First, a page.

It is April 1975, and Saigon is in chaos. At his villa, a general of the South Vietnamese army is drinking whiskey and, with the help of his trusted captain, drawing up a list of those who will be given passage aboard the last flights out of the country. The general and his compatriots start a new life in Los Angeles, unaware that one among their number, the captain, is secretly observing and reporting on the group to a higher-up in the Viet Cong. The Sympathizer is the story of this captain: a man brought up by an absent French father and a poor Vietnamese mother, a man who went to university in America, but returned to Vietnam to fight for the Communist cause. A gripping spy novel, an astute exploration of extreme politics, and a moving love story, The Sympathizer examines the legacy of the Vietnam War in literature, film, and the wars we fight today.
Winner of The Pulitzer Prize 2016.
A Little Life
A Little Life is a depiction of heartbreak, and a dark examination of the tyranny of memory and the limits of human endurance.
A Little Life was one of the ABC The Book Club's Top 5 books last year, as voted by viewers. The narrative follows four college classmates — broke, adrift, and buoyed only by their friendship and ambition — as they move to New York in search of fame and fortune. While their relationships, which are tinged by addiction, success, and pride, deepen and darken over the decades, the men are held together by their unshakable love for the brilliant, enigmatic Jude, a man scarred by an unspeakable childhood trauma.
Shortlisted for the Man Booker Prize 2015.
The Dark Flood Rises
In her beautifully imagined new book, Margaret Drabble is at her incisive best, exploring the end of life with her trademark humour, composure and wisdom. Francesca Stubbs guides us through old age and death, as she has drinks with her dear friends, drops off mouth-watering suppers for her ex-husband, warm and cosy in his infirmity. She visits her daughter, Poppet, holed up as the waters rise in a sodden West Country, and texts her son Christopher in Lanzarote, as he deals with the estate of his shockingly deceased girlfriend. The questions of what constitutes a good death and how we understand it preoccupy this glittering novel.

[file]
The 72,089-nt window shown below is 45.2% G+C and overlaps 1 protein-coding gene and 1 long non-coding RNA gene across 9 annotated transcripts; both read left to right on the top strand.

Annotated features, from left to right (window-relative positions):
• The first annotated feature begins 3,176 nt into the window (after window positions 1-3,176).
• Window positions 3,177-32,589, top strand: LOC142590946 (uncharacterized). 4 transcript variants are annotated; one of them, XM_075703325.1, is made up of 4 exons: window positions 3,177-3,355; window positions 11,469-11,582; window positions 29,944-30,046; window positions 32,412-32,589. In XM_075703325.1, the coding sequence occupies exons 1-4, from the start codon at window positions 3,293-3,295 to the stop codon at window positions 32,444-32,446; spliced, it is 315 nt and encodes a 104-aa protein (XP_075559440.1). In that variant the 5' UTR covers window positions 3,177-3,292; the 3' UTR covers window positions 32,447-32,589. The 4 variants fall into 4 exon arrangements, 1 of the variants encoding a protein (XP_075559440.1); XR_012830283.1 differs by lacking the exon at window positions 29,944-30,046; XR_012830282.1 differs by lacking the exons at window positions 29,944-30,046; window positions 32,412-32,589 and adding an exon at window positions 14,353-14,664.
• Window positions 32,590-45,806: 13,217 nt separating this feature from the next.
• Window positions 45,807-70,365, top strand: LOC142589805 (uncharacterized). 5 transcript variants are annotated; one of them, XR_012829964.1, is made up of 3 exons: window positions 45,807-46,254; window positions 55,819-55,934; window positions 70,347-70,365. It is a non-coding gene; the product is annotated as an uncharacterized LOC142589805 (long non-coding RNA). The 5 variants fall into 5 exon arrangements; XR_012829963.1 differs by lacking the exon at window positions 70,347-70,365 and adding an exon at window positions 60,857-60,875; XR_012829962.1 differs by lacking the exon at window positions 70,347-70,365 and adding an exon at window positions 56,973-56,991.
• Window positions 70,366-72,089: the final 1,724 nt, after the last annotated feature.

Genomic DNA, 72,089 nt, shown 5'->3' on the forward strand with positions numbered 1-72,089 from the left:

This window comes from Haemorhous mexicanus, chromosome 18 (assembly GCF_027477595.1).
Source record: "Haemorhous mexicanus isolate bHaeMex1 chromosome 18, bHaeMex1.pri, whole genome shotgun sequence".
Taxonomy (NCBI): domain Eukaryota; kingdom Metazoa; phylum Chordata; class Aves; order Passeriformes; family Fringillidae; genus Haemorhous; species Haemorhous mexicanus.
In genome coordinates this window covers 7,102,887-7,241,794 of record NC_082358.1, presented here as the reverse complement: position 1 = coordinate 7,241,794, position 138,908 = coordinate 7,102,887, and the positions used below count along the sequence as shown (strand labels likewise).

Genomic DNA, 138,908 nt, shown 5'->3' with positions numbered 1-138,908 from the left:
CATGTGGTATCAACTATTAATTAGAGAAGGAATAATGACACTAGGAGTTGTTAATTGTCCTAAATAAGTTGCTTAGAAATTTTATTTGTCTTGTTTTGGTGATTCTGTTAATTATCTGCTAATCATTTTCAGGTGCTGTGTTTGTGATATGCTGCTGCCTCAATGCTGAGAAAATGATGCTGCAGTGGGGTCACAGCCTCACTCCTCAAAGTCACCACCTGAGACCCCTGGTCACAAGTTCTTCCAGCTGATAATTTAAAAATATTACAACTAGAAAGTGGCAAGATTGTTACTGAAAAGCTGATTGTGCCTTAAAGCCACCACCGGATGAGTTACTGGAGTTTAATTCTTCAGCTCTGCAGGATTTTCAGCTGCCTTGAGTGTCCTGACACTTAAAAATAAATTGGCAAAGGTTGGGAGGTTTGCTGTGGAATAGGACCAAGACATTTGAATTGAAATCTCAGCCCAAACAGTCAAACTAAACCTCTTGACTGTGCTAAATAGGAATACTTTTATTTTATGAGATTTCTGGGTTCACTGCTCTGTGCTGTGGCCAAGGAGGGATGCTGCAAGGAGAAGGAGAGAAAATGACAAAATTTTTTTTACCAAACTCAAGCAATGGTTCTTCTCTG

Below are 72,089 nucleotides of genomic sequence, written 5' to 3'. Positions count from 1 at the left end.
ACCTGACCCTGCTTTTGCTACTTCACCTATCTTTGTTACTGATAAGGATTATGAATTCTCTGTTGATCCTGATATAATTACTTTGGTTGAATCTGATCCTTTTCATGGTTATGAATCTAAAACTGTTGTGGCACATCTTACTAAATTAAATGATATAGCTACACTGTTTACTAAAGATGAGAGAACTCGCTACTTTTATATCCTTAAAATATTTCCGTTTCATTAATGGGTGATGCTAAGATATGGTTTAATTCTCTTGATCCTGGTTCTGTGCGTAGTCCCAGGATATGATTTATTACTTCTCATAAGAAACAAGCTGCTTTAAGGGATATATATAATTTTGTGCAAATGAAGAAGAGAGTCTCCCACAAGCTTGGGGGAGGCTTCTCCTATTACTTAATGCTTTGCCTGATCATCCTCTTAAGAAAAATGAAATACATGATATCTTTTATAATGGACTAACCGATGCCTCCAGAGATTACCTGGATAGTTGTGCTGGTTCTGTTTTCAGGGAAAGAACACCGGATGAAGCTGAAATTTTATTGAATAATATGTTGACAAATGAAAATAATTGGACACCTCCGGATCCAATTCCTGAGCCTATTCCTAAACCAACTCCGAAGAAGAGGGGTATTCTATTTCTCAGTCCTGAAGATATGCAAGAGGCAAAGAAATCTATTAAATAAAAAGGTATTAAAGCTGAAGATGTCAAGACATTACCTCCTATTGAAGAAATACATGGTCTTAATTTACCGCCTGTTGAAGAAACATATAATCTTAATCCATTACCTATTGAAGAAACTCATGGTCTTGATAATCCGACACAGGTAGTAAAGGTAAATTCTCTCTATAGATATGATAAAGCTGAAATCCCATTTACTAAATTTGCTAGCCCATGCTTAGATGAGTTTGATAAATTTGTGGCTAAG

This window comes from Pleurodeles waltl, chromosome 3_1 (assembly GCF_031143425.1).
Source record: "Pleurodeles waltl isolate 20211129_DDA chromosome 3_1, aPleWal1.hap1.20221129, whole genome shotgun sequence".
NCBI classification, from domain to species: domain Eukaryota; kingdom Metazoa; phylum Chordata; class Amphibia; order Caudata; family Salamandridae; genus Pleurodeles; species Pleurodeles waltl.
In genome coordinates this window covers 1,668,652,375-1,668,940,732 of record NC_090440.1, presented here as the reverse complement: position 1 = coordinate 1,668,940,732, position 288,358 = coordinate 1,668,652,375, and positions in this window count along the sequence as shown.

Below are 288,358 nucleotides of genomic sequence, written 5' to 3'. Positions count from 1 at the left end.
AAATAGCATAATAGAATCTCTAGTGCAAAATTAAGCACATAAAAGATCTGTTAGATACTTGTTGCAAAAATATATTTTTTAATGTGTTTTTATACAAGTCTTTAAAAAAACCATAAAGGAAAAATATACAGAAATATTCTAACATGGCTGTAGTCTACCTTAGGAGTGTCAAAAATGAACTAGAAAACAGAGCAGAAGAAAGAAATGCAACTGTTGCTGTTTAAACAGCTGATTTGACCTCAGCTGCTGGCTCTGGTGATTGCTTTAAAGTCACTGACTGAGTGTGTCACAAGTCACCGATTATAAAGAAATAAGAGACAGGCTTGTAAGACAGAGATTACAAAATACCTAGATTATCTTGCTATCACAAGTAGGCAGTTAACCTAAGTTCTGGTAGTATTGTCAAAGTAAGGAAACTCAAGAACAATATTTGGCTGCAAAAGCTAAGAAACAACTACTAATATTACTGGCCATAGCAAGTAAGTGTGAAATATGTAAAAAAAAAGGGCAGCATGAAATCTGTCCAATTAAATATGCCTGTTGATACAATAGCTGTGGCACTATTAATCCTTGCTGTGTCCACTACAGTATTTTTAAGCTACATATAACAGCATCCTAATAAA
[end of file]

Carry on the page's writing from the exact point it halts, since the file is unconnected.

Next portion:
The Heart Goes Last
Stan and Charmaine are a married couple trying to stay afloat in the midst of economic and social collapse. Living in their car, surviving on tips from Charmaine's job at a dive bar, they're increasingly vulnerable to roving gangs and in a rather desperate state. So when they see an advertisement for the Positron Project in the town of Consilience - a 'social experiment' offering stable jobs and a home of their own - they sign up immediately; but soon the pressures of conformity, mistrust, guilt and sexual desire take over, and Positron looks less like a prayer answered and more like a chilling prophecy fulfilled.
This book has received rave reviews and is highly recommended for anyone who loved The Handmaid's Tale.
The Guest Cat
A couple in their thirties live in a small rented cottage in a quiet part of Tokyo. They work at home as freelance writers. One day a cat invites itself into their small kitchen. She is a beautiful creature. She leaves, but the next day comes again, and then again and again. New, small joys accompany the cat; the days have more light and colour. Life suddenly seems to have more promise for the husband and wife; they go walking together, talk and share stories of the cat and its little ways, play in the nearby Garden. But then something happens that will change everything again. The Guest Cat is an exceptionally moving and beautiful novel and was the winner of Japan's Kiyama Shohei Literary Award, and was a bestseller in France and America. This is great read for nature lovers and those interested in the mind of the writer.